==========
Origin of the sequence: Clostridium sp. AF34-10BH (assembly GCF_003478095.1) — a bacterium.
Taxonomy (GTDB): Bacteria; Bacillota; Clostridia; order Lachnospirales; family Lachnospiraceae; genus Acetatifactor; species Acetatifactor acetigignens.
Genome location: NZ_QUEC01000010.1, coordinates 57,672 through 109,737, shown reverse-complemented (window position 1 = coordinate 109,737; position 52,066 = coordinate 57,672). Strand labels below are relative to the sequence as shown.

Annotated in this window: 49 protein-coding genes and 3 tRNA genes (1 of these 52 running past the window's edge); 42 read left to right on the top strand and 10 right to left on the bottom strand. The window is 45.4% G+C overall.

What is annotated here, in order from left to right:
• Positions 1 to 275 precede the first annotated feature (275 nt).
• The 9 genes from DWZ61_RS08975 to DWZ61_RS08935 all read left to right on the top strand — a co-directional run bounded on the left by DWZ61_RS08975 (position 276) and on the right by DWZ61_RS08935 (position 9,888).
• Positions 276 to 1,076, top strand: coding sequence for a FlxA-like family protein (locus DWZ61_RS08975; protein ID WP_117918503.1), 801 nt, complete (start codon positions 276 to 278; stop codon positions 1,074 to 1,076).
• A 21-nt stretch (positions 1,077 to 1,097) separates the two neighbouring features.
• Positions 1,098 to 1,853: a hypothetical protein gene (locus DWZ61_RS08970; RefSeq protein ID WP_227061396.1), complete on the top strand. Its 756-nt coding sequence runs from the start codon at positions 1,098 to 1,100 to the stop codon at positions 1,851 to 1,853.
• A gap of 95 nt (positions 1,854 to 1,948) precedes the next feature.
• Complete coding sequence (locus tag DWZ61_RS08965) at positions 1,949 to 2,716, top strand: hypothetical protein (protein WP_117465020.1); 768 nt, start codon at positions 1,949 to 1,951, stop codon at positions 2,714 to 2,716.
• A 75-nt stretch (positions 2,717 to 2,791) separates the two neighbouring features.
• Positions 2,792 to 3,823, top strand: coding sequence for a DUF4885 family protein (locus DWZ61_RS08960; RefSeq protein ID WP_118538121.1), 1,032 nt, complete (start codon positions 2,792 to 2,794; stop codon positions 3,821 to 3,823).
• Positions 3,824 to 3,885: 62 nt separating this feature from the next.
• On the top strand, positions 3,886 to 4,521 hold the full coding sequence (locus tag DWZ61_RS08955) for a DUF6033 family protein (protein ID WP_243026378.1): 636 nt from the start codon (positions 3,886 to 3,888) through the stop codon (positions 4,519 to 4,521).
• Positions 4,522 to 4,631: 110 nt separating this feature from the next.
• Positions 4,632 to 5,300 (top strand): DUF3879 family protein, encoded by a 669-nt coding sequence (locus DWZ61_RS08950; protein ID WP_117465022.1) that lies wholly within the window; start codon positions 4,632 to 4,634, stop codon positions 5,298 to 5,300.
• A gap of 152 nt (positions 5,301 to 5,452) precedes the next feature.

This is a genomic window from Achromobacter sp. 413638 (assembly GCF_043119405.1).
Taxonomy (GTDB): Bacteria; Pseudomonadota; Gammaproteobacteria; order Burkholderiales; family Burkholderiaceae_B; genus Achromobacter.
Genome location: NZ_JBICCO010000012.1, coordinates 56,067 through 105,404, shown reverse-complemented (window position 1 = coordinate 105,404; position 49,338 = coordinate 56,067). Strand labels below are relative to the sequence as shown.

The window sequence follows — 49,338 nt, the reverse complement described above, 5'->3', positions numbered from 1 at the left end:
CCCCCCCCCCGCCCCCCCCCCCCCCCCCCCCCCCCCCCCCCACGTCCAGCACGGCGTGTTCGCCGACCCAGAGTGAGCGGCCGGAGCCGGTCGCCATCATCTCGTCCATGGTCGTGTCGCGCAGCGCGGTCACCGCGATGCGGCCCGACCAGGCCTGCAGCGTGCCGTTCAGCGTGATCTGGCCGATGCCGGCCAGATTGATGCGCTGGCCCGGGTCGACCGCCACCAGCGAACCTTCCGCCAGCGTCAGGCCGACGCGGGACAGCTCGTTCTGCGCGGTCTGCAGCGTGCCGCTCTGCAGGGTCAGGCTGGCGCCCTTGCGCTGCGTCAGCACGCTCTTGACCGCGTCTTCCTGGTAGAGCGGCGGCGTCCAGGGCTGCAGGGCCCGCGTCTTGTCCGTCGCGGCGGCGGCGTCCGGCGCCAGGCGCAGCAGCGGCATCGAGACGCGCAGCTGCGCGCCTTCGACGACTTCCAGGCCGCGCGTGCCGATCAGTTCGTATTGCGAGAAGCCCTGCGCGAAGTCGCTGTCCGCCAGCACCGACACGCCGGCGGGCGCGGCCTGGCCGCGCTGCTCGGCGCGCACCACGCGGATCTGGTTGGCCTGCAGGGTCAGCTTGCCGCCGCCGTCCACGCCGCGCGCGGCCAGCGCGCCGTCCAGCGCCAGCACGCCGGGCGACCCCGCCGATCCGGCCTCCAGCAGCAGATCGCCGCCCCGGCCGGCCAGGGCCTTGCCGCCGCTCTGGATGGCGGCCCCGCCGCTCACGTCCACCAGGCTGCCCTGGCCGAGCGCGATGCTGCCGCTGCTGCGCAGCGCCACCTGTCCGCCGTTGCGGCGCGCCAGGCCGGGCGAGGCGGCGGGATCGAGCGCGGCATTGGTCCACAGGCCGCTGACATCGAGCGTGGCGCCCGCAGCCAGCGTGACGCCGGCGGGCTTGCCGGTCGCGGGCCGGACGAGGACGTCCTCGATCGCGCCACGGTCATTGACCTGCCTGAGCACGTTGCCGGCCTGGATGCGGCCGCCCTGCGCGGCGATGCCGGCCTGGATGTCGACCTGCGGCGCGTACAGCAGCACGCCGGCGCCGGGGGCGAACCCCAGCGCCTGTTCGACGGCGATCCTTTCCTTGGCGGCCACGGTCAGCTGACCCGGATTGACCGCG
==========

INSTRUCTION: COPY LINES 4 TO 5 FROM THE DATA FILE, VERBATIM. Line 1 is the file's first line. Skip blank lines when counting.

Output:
Annotated in this window: 49 protein-coding genes and 3 tRNA genes (1 of these 52 running past the window's edge); 42 read left to right on the top strand and 10 right to left on the bottom strand. The window is 45.4% G+C overall.

What is annotated here, in order from left to right: